GALLERY: British GQ x Air Lift Performance W108 Mercedes Benz

Earlier in the year we introduced you to Matt Jones’s W108 Benz, a seriously cool build that is being restored but it has a few noteworthy upgrades thrown in the mix. Matt, who just so happens to work at British GQ Magazine, had a very clear vision in mind when undertaking the project. It wasn’t about being the loudest […]

By: Air Lift Published: October 16, 2017 Comments: View
Earlier in the year we introduced you to Matt Jones’s W108 Benz, a seriously cool build that is being restored but it has a few noteworthy upgrades thrown in the mix.
Matt, who just so happens to work at British GQ Magazine, had a very clear vision in mind when undertaking the project. It wasn’t about being the loudest or lowest, but rather achieving the perfect usable classic – with a few modern tweaks – to make life easier, something achieved with an Air Lift Performance suspension and electronic fuel injection for the big ol’ V8 up front.
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It’s been a labor of love for everyone involved, but the end result more than makes up for the blood, sweat, tears and dollars invested. A massive shout-out goes to Henry at RIIVA Design for undertaking the suspension installation which, when no off-the-shelf option is available, takes some serious skill and engineering to achieve. Thankfully, Henry and the team thrive on this sort of challenge!
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To give a little more insight into this build, we caught up with Matt  to get his take on why he chose an Air Lift Performance suspension and the benefits that slamming (tastefully lowering in this case) a classic Benz can have on the performance and aesthetics. So, without further ado, take it away Matt…
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“In a dark corner of the internet, there’s a scan of the original concept sketch of my Mercedes W108, as drawn by its designer, Paul Bracq. And like every concept sketch or concept car, there’s no gap between the wheel arch and the tyre. That’s because low cars just look better.

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“Countless car designers have told me the reason why. From Renault to Rolls-Royce, they all say that two contrasting shapes – a box (or something derived from one) and four circles – can only be reconciled if they talk to each other. Or, as one designer put it, avoids any interruption in the eye’s journey from the front to the rear of the car.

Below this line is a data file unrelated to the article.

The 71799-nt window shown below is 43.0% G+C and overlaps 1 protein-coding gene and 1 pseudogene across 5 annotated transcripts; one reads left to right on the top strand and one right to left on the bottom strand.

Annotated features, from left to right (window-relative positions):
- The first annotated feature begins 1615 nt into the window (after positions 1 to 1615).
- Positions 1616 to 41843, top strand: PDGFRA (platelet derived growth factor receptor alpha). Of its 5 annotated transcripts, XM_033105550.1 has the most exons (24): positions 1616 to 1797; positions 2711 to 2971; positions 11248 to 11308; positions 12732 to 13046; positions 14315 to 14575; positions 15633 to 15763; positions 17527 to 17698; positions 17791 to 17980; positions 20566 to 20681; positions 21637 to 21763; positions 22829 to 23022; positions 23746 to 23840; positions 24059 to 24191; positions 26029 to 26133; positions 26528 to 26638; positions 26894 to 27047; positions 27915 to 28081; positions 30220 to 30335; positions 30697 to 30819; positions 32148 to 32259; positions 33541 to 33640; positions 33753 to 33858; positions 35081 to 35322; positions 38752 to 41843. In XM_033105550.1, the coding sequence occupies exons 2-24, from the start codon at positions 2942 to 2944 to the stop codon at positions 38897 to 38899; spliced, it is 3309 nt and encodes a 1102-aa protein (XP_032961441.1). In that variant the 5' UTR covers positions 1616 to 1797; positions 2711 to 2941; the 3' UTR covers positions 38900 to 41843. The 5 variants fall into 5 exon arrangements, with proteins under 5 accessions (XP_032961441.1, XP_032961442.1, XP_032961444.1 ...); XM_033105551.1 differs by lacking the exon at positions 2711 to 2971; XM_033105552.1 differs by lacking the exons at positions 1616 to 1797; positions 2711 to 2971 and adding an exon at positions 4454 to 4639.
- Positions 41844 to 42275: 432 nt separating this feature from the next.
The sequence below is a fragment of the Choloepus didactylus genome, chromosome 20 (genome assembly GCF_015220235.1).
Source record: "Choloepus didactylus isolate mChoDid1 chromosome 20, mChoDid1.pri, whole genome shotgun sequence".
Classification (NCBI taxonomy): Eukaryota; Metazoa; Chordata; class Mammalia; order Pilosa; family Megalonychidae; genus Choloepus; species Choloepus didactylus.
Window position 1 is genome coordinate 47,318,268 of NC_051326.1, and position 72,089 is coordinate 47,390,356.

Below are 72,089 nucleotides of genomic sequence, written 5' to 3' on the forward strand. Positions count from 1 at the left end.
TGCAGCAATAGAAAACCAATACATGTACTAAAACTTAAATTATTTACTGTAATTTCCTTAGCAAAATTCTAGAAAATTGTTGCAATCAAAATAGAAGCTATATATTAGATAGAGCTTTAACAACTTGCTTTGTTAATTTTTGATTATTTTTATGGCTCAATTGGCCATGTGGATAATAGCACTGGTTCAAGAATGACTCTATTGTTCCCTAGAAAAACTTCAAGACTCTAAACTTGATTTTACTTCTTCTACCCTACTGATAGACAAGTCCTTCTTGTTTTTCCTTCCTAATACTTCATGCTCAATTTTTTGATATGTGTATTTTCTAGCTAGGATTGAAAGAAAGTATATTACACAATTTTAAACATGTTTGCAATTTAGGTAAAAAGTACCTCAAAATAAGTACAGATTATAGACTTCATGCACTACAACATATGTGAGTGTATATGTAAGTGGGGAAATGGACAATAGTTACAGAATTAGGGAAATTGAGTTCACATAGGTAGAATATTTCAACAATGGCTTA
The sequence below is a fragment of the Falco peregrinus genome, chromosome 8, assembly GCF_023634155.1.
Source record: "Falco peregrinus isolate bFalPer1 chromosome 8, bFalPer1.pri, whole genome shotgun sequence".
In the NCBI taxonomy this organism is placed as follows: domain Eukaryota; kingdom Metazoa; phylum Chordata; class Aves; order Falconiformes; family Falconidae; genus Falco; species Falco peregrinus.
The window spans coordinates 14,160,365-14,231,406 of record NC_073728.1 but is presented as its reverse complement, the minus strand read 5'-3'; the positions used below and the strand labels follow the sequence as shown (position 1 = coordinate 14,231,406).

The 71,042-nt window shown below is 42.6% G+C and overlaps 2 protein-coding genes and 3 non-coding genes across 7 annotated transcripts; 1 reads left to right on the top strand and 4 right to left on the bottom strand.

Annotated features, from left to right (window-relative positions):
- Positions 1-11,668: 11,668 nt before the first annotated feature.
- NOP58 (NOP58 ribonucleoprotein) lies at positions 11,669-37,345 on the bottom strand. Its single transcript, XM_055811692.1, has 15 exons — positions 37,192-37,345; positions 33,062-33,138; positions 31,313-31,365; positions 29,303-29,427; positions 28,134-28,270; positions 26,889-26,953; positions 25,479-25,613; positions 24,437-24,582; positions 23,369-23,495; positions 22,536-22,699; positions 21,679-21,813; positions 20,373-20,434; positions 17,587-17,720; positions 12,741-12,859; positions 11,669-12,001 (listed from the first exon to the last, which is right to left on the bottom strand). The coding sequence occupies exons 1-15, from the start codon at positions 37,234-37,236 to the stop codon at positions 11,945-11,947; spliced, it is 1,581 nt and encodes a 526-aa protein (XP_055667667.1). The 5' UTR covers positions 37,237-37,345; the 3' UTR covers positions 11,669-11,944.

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“This is all very well and good, but awkward variables like speed bumps and poor road surfaces mean that the engineers need to stick their oar in. After all, it doesn’t matter how pretty your car is if it won’t get down the road it’s doesn’t qualify as a car. So, the ride height increases, the design’s compromised and that visual journey from the bonnet to boot is interrupted.
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“Suspension that’s adjustable on the fly gets around the eternal car design dichotomy. One minute, it’s low and sleek, just as the designer intended. But when you arrive at one of the obstacles that ride height engineers warned you about, you can hit a switch, increase your clearance, then return it to that aesthetically pure silhouette. Paul Bracq would approve, even if the production purists don’t.
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“That’s where Air Lift Performance comes in. To have that ability – static and on the move – is the perfect solution for achieving the visually-appealing lows without compromising the drivability. Consider it having your cake and eating it too. Understandably, there wasn’t an off-the-shelf kit available for the W108 Benz, but with a little know-how and (more importantly) some bespoke fabrication, it wasn’t long before the chassis was sitting at a much more appropriate height. That’s a win-win in my book.”
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You can read more about Matt’s build over on the GQ website by clicking the following link: http://www.gq-magazine.co.uk/gallery/mercedes-w108-fashion-week
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